Over the last week, we have been continuing the follow up process for all of the children with RHD that are in care at the clinic as most of them are due for follow up. In addition, last weekend we held support group #7, which was my last group before heading home. I could continue the “gloomy theme” of this blog post by saying that it was sad to attend my last support group (for now) but to be honest it was so much fun that there was no time for that! In the spirit of the Olympics we held an Olympic themed support group and it was by far my favorite one to date. We split the kids into 4 teams and had them compete in a series of events including a water balloon toss, handball and RHD trivia. If you want to see pure happiness just give a child a water balloon and tell them they get to throw it at their friend-I promise your instructions will be received with the biggest ear to ear smile. At the end of the “games” each child received a homemade Olympic medal- I promise it was just coincidence that team USA walked home with the gold while team Uganda came in 4th….Very excited to see what Alyssa will do with the group over the next year and can’t wait to be able to attend a group in the future!

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balloon toss!

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team uganda spelling ” rheumatic heart disease”

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Teams Uganda, China, Brazil and USA

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Fingers crossed that next time I see this one he’ll have a brand new Mitral Valve.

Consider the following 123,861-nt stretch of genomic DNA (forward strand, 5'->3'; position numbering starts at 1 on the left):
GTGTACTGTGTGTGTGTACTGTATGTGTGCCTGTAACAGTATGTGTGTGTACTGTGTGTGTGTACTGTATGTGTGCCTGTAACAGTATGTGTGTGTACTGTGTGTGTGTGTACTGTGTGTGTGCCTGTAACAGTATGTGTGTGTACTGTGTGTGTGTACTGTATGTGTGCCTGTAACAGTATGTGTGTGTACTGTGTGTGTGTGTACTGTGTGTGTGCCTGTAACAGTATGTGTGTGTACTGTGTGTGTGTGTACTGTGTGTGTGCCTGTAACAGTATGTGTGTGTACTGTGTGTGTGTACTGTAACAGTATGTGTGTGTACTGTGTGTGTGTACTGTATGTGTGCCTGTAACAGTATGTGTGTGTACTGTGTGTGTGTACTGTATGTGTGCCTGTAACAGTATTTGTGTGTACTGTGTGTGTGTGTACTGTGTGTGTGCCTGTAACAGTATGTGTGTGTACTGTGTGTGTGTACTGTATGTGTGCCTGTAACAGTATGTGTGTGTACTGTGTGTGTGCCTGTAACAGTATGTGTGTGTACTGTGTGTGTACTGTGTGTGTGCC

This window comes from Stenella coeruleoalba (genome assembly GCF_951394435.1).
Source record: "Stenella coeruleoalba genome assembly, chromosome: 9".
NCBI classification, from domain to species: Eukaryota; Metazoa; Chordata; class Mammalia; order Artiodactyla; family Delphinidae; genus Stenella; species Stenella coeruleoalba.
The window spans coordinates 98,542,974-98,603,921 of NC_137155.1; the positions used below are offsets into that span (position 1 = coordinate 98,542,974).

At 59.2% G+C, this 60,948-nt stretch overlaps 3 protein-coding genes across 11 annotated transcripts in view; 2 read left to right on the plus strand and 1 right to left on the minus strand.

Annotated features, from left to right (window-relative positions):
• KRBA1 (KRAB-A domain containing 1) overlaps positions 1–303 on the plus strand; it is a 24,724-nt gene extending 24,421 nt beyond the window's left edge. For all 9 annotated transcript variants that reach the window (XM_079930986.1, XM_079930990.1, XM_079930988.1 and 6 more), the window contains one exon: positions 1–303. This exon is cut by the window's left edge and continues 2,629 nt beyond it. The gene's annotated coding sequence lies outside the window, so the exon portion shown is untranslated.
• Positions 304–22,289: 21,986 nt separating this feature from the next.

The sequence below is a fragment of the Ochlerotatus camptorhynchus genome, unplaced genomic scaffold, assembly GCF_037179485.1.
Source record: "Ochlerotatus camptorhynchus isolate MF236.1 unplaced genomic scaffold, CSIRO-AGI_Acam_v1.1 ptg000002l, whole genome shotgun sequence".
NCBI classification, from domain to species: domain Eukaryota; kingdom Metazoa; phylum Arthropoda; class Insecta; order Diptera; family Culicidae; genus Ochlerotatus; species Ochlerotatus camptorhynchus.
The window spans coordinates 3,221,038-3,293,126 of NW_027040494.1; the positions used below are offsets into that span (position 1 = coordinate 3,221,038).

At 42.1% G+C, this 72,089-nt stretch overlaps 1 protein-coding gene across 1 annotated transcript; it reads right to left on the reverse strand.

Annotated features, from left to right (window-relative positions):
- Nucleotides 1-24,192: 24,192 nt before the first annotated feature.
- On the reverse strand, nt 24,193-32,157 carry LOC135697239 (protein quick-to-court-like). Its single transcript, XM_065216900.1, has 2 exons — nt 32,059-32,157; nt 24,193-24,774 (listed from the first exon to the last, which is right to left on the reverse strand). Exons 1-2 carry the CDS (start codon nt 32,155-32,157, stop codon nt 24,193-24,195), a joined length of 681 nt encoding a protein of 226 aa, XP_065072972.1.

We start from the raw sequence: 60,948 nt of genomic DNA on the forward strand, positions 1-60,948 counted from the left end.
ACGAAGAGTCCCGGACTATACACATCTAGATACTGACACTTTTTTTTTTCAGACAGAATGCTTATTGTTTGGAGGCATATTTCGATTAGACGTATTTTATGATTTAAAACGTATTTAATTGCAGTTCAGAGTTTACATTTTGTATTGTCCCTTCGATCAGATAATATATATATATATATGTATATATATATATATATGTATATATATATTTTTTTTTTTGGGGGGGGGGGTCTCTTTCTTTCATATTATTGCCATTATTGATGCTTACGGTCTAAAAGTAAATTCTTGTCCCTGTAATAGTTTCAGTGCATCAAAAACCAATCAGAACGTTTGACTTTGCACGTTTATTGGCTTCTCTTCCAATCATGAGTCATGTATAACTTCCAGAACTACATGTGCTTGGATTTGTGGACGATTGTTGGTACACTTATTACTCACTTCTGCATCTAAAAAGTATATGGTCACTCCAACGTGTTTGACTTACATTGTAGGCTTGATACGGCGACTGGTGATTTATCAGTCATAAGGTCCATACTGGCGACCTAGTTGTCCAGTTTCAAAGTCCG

I simply can’t wrap my head around the fact that I will be leaving Uganda in 2 weeks and to be honest it probably won’t hit me until I get back. Until then I will continue to enjoy the crazy ups and downs that encompass this experience and cherish my last days here. See you soon, America.

Mount Kilimanjaro

 

There’s something so primordial about seeing something tall, not knowing what’s at the top and needing to see for yourself. Sure I could get on Google images but when the alternative is hiking in a low oxygen environment and getting so sunburned that your entire face peels off, who wouldn’t choose the latter?! On June 27th I started my Kilimanjaro adventure and it was hands down my most memorable travel experience to date. So memorable in fact that I must have briefly forgotten my blog existed…let’s go ahead and blame the altitude.

Now I wouldn’t say that I was a trekking company’s ideal hiker as I arrived at 10pm the night before the hike, sleep deprived, needing to rent basically every piece of equipment and coming off a 4-day fight with a parasite for which I definitely lost. I guess it’s karma since I told Alyssa that getting sick in your first month is a rite of passage…..guess who has been illness free the entire time she’s been here? Yea, not me.

I would like to take credit for choosing Trek2Kili, our amazing tour company and the breathtakingly beautiful Machame route for our journey, but I have to give Lisa all the credit. She did all of the research and I just tagged along. Azizi, the company owner said he’s never had anyone who joined a trek so last minute….nothing like a little spontaneity right? It’s not like it’s hard or anything…..

Lisa and I set off on the first morning from the Machame gate with our guide Goodlove (no I’m not making that up) and our two group mates Jeff and Chen. We chose the 6-day route instead of the 7 or 8 day routes because we wanted to see how hard we could push ourselves. Totally kidding-it was cheaper.